Distressed companies seeking to merge could find that the ongoing coronavirus makes it easier for them to clear antitrust scrutiny.
Companies seeking to win antitrust approval can cite their poor finances to invoke the failing firm defense and claim a deal that wouldn’t otherwise pass anti-competitive reviews is necessary to prevent a company from going under.
“We’re already seeing an uptick in bankruptcies and I think in a similar vein, we’re going to see more consolidation among competitors who are struggling to survive on their own,” Fiona Schaeffer, an antitrust partner at Milbank LLP, said.
The rigorous standards to gain government approval under the failing firm defense, which include having to show that a company is unlikely to successfully reorganize in bankruptcy, are expected to remain in place during the pandemic, Scott Schaeffer, antitrust counsel at O’Melveny & Myers LLP, said.
FTC Commissioner Rebecca Kelly Slaughter said antitrust enforcers “can’t relax” high thresholds for approving the failing firm defense even as the issue is expected to come up more often.
“We’ve had a run of failing firm defenses that the commission has not found particularly persuasive before this crisis happened and I would expect a lot more of those to come up,” Slaughter said Tuesday during an American Bar Association antitrust conference broadcast via webcast.
What’s different now is that companies are more likely to be able to meet the requirements, Schaeffer of O’Melveny & Myers said.
“You’re more likely to actually have a firm that’s on the verge of failure,” he added.
Antitrust enforcers at the Justice Department and Federal Trade Commission rarely credit a company’s poor finances as a reason to approve a deal given that the result is a merger that would limit competition in an industry.
For the defense to work, the failing company has to prove that it’s unable to meet its financial obligations in the near future, that it can’t reorganize under bankruptcy, and that it has made unsuccessful “good-faith” efforts to find alternative offers that don’t pose as severe competition problems.
Companies can also attempt to cite a less stringent argument, called the ‘flailing firm’ defense in which a company may not be on the verge of bankruptcy, but it isn’t a very strong entity and likely can’t compete effectively in the future. Such arguments are typically coupled with other benefits the merger is expected to offer, such as lower prices for consumers.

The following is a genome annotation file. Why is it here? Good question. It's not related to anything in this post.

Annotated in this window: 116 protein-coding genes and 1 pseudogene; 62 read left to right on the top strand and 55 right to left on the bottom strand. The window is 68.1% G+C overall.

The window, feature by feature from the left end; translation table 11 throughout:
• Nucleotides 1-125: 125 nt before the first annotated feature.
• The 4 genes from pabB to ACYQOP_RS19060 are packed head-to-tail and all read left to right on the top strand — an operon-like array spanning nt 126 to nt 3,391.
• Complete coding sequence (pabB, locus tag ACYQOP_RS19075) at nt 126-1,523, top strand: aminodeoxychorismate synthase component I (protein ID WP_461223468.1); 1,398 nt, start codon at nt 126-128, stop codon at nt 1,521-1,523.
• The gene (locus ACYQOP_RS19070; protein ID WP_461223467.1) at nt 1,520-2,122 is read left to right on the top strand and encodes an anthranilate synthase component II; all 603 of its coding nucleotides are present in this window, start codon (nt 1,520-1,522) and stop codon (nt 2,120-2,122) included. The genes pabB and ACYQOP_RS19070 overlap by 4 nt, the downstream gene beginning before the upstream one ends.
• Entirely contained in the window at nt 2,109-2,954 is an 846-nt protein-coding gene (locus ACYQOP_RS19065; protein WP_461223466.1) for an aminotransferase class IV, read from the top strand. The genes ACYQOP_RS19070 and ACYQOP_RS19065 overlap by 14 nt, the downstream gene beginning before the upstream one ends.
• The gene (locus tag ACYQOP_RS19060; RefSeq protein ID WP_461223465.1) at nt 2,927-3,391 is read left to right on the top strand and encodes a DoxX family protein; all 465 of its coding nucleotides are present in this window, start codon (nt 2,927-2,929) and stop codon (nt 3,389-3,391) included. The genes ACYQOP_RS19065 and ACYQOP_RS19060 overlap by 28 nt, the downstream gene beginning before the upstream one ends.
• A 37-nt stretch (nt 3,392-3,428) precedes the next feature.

Typically, companies plead such financial defenses during confidential investigative proceedings. If either the DOJ or FTC credits such a defense, the government would make it known when announcing a deal has cleared antitrust scrutiny.
The failing firm defense has worked though, most notably for American Airlines Inc.’s 2001 acquisition of Trans World Airlines, as the DOJ cited TWA’s bankruptcy as a reason it did not challenge the deal.
Companies can also invoke such defenses in court if the government doesn’t buy it.
Since 1930, the defense has been asserted roughly 50 times in antitrust litigation and has succeeded, at least in part, 18 times, according to an analysis by O’Melveny & Myers.
T-Mobile US Inc.’s deal with Sprint Corp. defeated a state antitrust merger challenge given that a federal judge partially credited Sprint’s poor financial outlook as a reason to rule in favor of the telecom deal.
Given the pandemic, “the failing firm defense is going to be invoked when possible 100% of the time and it’s not going to be frivolously evoked,” said John Newman, a former attorney at the DOJ’s antitrust division, who is now an antitrust professor at The University of Miami School of Law.
Even if the government doesn’t credit such a defense, “I can see the court’s buying it,” Newman added.